“One of my most successful stories is about a gentleman who transferred here, looking for an $8/hour job. I sent him for a week long assignment to get a mail-out done for a department at STC. The manager left a week later. Now, 10 years later, he has been promoted four times, once as an HR services rep for STC. He liked it so much he finished his degree at STC and now is a HR Program Instructor there.”
Sam Olivares, owner/partner in Texas Pro Staffing, has been in the business 13 years and started his own company three years ago. Starting as a sales representative with Link Staff, he reached a point where he felt it was time to go out on his own.
With Ruben Zamorano, also from Link Staff, as his partner, they developed a niche in the temp business which was strongly construction. Diversifying in the down economy, they also started handling more clerical.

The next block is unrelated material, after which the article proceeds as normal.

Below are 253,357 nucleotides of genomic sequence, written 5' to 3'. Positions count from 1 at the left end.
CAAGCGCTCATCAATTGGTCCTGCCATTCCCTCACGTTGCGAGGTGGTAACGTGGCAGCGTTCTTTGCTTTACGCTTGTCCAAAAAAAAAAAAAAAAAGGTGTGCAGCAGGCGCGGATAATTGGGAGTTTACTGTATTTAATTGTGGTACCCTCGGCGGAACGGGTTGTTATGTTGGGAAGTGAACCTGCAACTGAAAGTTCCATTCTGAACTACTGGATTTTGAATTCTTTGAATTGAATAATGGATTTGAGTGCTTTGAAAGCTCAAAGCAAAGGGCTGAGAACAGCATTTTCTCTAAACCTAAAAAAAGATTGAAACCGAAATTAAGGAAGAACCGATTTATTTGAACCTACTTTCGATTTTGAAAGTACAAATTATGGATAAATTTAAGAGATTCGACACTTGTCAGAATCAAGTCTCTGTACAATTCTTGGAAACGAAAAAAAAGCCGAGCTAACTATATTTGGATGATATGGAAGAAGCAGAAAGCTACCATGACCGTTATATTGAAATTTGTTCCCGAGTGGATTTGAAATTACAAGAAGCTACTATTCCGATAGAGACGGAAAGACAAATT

“Most construction companies bring in their crews and we mainly deal with the general contractor,” Sam said. “They don’t have time to look for people. Much of the time it’s just plain Jane general labor, with some semi-skilled and skilled labor (plumbers, electricians, framers, dry-wallers) needed every now and then.”
Many of their “temp” positions also go to permanent placement.
“If one of our placements is well qualified, has a good work ethic and is ambitions and motivated, the companies will pick them up and put them on their payroll,” said Sam.
“The Temp business is usually a lag indicator,” said Matt. “A lot of people keep temps on longer when the economy is worse because they don’t hire. When it’s going better, it’s usually the temp who is the first to fill their position. I think people have been discouraged because they have been looking for jobs for so long that they’re not necessarily knowing where to go anymore.” Matt’s business is up 40 percent from this time last year.
“Anybody who is currently unemployed, why not let the agency do all the leg work?” said Sam.
The agencies are the ones who will find the clients work. All one needs do is apply at an agency which handles temporary assignments and apply like any other company - filling out the application, taking tests if necessary (depending on the job). In essence, it’s like applying to many companies one time.